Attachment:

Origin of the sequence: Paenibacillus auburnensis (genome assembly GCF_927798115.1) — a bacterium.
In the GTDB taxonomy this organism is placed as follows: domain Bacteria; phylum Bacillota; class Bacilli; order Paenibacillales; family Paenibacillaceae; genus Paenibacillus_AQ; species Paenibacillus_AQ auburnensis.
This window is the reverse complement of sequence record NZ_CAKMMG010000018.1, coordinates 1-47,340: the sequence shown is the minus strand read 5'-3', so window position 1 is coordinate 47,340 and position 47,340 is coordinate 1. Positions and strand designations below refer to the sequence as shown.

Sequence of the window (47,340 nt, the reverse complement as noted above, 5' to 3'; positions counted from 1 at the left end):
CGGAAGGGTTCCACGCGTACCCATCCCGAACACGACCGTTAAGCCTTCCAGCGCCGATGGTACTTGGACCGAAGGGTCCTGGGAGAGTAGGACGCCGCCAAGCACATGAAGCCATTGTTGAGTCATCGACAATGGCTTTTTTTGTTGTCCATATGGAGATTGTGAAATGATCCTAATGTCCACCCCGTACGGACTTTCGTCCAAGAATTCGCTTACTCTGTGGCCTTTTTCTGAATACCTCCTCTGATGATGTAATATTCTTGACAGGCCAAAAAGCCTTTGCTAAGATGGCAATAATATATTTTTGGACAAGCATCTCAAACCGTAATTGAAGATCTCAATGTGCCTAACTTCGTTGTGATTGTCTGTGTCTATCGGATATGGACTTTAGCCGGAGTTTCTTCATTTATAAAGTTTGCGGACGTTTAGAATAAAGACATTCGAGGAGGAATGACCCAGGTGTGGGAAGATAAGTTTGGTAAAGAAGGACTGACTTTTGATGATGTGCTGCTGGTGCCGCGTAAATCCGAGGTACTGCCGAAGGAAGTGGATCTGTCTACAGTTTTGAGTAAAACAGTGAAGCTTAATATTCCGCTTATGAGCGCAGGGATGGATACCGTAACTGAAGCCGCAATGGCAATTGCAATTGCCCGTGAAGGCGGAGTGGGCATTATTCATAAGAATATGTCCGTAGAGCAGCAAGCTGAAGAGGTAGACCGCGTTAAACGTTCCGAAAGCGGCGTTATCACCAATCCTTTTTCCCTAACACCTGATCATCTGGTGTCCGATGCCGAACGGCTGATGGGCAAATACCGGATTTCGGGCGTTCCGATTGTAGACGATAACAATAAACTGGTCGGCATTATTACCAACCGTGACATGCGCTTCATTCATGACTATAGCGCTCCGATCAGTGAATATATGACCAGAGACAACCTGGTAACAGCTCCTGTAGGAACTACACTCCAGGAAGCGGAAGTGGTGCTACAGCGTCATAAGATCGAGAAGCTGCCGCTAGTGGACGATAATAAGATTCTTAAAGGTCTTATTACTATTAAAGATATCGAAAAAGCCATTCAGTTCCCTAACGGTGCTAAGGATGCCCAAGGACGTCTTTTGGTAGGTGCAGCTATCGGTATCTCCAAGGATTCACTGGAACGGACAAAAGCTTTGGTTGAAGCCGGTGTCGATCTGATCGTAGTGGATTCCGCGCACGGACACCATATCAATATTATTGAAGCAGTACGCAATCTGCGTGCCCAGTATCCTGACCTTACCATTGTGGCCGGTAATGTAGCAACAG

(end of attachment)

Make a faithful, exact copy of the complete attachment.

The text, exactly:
Origin of the sequence: Paenibacillus auburnensis (genome assembly GCF_927798115.1) — a bacterium.
In the GTDB taxonomy this organism is placed as follows: domain Bacteria; phylum Bacillota; class Bacilli; order Paenibacillales; family Paenibacillaceae; genus Paenibacillus_AQ; species Paenibacillus_AQ auburnensis.
This window is the reverse complement of sequence record NZ_CAKMMG010000018.1, coordinates 1-47,340: the sequence shown is the minus strand read 5'-3', so window position 1 is coordinate 47,340 and position 47,340 is coordinate 1. Positions and strand designations below refer to the sequence as shown.

Sequence of the window (47,340 nt, the reverse complement as noted above, 5' to 3'; positions counted from 1 at the left end):
CGGAAGGGTTCCACGCGTACCCATCCCGAACACGACCGTTAAGCCTTCCAGCGCCGATGGTACTTGGACCGAAGGGTCCTGGGAGAGTAGGACGCCGCCAAGCACATGAAGCCATTGTTGAGTCATCGACAATGGCTTTTTTTGTTGTCCATATGGAGATTGTGAAATGATCCTAATGTCCACCCCGTACGGACTTTCGTCCAAGAATTCGCTTACTCTGTGGCCTTTTTCTGAATACCTCCTCTGATGATGTAATATTCTTGACAGGCCAAAAAGCCTTTGCTAAGATGGCAATAATATATTTTTGGACAAGCATCTCAAACCGTAATTGAAGATCTCAATGTGCCTAACTTCGTTGTGATTGTCTGTGTCTATCGGATATGGACTTTAGCCGGAGTTTCTTCATTTATAAAGTTTGCGGACGTTTAGAATAAAGACATTCGAGGAGGAATGACCCAGGTGTGGGAAGATAAGTTTGGTAAAGAAGGACTGACTTTTGATGATGTGCTGCTGGTGCCGCGTAAATCCGAGGTACTGCCGAAGGAAGTGGATCTGTCTACAGTTTTGAGTAAAACAGTGAAGCTTAATATTCCGCTTATGAGCGCAGGGATGGATACCGTAACTGAAGCCGCAATGGCAATTGCAATTGCCCGTGAAGGCGGAGTGGGCATTATTCATAAGAATATGTCCGTAGAGCAGCAAGCTGAAGAGGTAGACCGCGTTAAACGTTCCGAAAGCGGCGTTATCACCAATCCTTTTTCCCTAACACCTGATCATCTGGTGTCCGATGCCGAACGGCTGATGGGCAAATACCGGATTTCGGGCGTTCCGATTGTAGACGATAACAATAAACTGGTCGGCATTATTACCAACCGTGACATGCGCTTCATTCATGACTATAGCGCTCCGATCAGTGAATATATGACCAGAGACAACCTGGTAACAGCTCCTGTAGGAACTACACTCCAGGAAGCGGAAGTGGTGCTACAGCGTCATAAGATCGAGAAGCTGCCGCTAGTGGACGATAATAAGATTCTTAAAGGTCTTATTACTATTAAAGATATCGAAAAAGCCATTCAGTTCCCTAACGGTGCTAAGGATGCCCAAGGACGTCTTTTGGTAGGTGCAGCTATCGGTATCTCCAAGGATTCACTGGAACGGACAAAAGCTTTGGTTGAAGCCGGTGTCGATCTGATCGTAGTGGATTCCGCGCACGGACACCATATCAATATTATTGAAGCAGTACGCAATCTGCGTGCCCAGTATCCTGACCTTACCATTGTGGCCGGTAATGTAGCAACAG